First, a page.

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Molecular identification and functional characterization of an adenylyl cyclase from the honeybee

  • Cyclic AMP (cAMP) serves as an important messenger in virtually all organisms. In the honeybee (Apis mellifera), cAMP-dependent signal transduction has been implicated in behavioural processes as well as in learning and memory. Key components of cAMP-signalling cascades are adenylyl cyclases. However, the molecular identities and biochemical properties of adenylyl cyclases are completely unknown in the honeybee. We have cloned a cDNA (Amac3) from honeybee brain that encodes a membrane-bound adenylyl cyclase. The Amac3 gene is an orthologue of the Drosophila ac39E gene. The corresponding proteins share an overall amino acid similarity of approximately 62%. Phylogenetically, AmAC3 belongs to group 1 adenylyl cyclases. Heterologously expressed AmAC3 displays basal enzymatic activity and efficient coupling to endogenous G protein signalling pathways. Stimulation of beta-adrenergic receptors induces AmAC3 activity with an EC50 of about 3.1 mu m. Enzymatic activity is also increased by forskolin (EC50 approximately 15 mu m), a specificCyclic AMP (cAMP) serves as an important messenger in virtually all organisms. In the honeybee (Apis mellifera), cAMP-dependent signal transduction has been implicated in behavioural processes as well as in learning and memory. Key components of cAMP-signalling cascades are adenylyl cyclases. However, the molecular identities and biochemical properties of adenylyl cyclases are completely unknown in the honeybee. We have cloned a cDNA (Amac3) from honeybee brain that encodes a membrane-bound adenylyl cyclase. The Amac3 gene is an orthologue of the Drosophila ac39E gene. The corresponding proteins share an overall amino acid similarity of approximately 62%. Phylogenetically, AmAC3 belongs to group 1 adenylyl cyclases. Heterologously expressed AmAC3 displays basal enzymatic activity and efficient coupling to endogenous G protein signalling pathways. Stimulation of beta-adrenergic receptors induces AmAC3 activity with an EC50 of about 3.1 mu m. Enzymatic activity is also increased by forskolin (EC50 approximately 15 mu m), a specific agonist of membrane-bound adenylyl cyclases. Similar to certain biogenic amine receptor genes of the honeybee, Amac3 transcripts are expressed in many somata of the brain, especially in mushroom body neurones. These results suggest that the enzyme serves in biogenic amine signal transduction cascades and in higher brain functions that contribute to learning and memory of the beeshow moreshow less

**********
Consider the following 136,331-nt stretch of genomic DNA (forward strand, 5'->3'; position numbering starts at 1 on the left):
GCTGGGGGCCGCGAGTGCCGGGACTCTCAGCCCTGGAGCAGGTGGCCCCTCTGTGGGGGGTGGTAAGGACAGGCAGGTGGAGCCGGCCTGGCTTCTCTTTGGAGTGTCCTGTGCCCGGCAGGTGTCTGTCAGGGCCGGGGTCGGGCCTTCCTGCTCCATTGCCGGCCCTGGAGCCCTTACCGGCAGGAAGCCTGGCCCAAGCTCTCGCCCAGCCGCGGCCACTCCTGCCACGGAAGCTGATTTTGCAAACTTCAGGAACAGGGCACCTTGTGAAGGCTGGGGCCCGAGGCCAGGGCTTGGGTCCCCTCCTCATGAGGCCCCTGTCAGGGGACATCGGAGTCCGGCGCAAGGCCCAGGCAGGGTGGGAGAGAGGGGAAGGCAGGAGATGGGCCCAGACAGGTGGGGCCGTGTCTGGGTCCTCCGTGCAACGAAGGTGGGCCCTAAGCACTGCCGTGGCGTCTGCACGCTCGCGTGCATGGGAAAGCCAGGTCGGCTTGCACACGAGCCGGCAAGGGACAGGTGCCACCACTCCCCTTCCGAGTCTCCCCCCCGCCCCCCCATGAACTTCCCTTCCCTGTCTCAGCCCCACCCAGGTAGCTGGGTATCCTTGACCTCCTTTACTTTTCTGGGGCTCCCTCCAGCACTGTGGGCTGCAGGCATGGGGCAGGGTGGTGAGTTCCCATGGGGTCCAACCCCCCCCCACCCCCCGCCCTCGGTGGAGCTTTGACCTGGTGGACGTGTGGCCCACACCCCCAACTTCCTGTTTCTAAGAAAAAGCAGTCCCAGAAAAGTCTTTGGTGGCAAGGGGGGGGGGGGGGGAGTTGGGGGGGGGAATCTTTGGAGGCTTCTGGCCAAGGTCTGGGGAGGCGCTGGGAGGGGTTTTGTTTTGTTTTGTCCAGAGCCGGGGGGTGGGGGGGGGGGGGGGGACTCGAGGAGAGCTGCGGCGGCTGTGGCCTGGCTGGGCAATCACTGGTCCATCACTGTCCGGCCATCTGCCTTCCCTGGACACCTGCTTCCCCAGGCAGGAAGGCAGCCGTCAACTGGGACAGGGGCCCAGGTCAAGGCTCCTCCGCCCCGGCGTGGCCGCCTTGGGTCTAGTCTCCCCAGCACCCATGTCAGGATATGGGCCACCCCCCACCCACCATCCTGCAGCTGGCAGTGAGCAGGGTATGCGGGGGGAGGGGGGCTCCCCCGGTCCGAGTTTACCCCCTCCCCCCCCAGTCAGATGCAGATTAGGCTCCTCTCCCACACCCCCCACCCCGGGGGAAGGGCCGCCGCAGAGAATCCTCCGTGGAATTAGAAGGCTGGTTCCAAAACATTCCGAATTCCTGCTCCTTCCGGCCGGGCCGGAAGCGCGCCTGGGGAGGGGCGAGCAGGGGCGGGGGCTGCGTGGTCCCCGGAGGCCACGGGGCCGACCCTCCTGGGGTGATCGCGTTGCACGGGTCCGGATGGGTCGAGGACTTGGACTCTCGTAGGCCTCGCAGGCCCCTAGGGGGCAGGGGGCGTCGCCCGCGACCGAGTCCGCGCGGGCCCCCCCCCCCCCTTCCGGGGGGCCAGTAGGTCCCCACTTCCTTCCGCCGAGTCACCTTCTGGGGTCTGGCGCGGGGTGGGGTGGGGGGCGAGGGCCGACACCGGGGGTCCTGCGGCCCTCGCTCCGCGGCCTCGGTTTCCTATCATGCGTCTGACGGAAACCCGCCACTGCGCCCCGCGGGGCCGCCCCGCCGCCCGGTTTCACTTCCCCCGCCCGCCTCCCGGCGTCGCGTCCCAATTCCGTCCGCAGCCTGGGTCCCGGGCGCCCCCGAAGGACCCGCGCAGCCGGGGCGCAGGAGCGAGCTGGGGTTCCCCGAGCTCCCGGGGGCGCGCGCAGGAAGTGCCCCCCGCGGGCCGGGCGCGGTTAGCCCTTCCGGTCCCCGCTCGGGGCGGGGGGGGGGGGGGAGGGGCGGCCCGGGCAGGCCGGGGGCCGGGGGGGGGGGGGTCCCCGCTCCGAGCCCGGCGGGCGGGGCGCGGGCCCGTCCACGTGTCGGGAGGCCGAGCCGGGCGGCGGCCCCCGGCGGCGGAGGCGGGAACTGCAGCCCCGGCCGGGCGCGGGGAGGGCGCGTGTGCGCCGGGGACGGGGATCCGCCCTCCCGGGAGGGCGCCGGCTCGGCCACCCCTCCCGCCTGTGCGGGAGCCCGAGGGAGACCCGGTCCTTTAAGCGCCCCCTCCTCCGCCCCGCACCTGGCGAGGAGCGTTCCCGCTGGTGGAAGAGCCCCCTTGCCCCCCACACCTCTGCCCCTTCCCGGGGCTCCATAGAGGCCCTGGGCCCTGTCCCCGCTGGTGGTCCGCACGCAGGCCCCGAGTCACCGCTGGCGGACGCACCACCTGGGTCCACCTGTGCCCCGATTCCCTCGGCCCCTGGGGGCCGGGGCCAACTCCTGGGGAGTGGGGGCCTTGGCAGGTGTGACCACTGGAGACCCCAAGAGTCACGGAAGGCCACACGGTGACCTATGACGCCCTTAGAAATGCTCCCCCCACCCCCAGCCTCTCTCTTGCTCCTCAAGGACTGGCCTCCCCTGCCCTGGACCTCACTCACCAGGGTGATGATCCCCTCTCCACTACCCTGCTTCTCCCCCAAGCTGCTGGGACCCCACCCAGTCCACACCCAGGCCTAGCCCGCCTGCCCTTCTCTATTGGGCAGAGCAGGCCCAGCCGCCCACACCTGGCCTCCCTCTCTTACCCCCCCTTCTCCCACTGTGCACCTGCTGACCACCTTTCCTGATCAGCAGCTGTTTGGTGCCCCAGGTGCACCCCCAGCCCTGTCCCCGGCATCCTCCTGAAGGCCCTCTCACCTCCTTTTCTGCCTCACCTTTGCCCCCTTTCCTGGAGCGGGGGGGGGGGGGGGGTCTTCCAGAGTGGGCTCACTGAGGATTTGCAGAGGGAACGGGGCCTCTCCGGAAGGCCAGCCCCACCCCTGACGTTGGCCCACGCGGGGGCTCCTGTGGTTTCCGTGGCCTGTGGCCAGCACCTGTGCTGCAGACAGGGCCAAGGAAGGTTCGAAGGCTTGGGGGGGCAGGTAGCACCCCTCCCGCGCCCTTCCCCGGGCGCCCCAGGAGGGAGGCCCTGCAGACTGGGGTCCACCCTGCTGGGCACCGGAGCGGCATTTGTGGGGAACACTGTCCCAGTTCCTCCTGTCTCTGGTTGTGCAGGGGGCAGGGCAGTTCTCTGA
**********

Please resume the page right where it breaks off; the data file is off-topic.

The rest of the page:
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Metadaten
Author:Sebastian Wachten, Jana Schlenstedt, Renate Gauss, Arnd Baumann
URL:http://onlinelibrary.wiley.com/doi/10.1111/j.1471-4159.2006.03666.x/full
DOI:https://doi.org/10.1111/j.1471-4159.2006.03666.x
Document Type:Article
Language:English
Year of first Publication:2006
Year of Completion:2006
Release Date:2017/03/24
Source:Journal of neurochemistry. - 96 (2006), 6, S. 1580 - 1590
Organizational units:Mathematisch-Naturwissenschaftliche Fakultät / Institut für Biochemie und Biologie
Peer Review:Referiert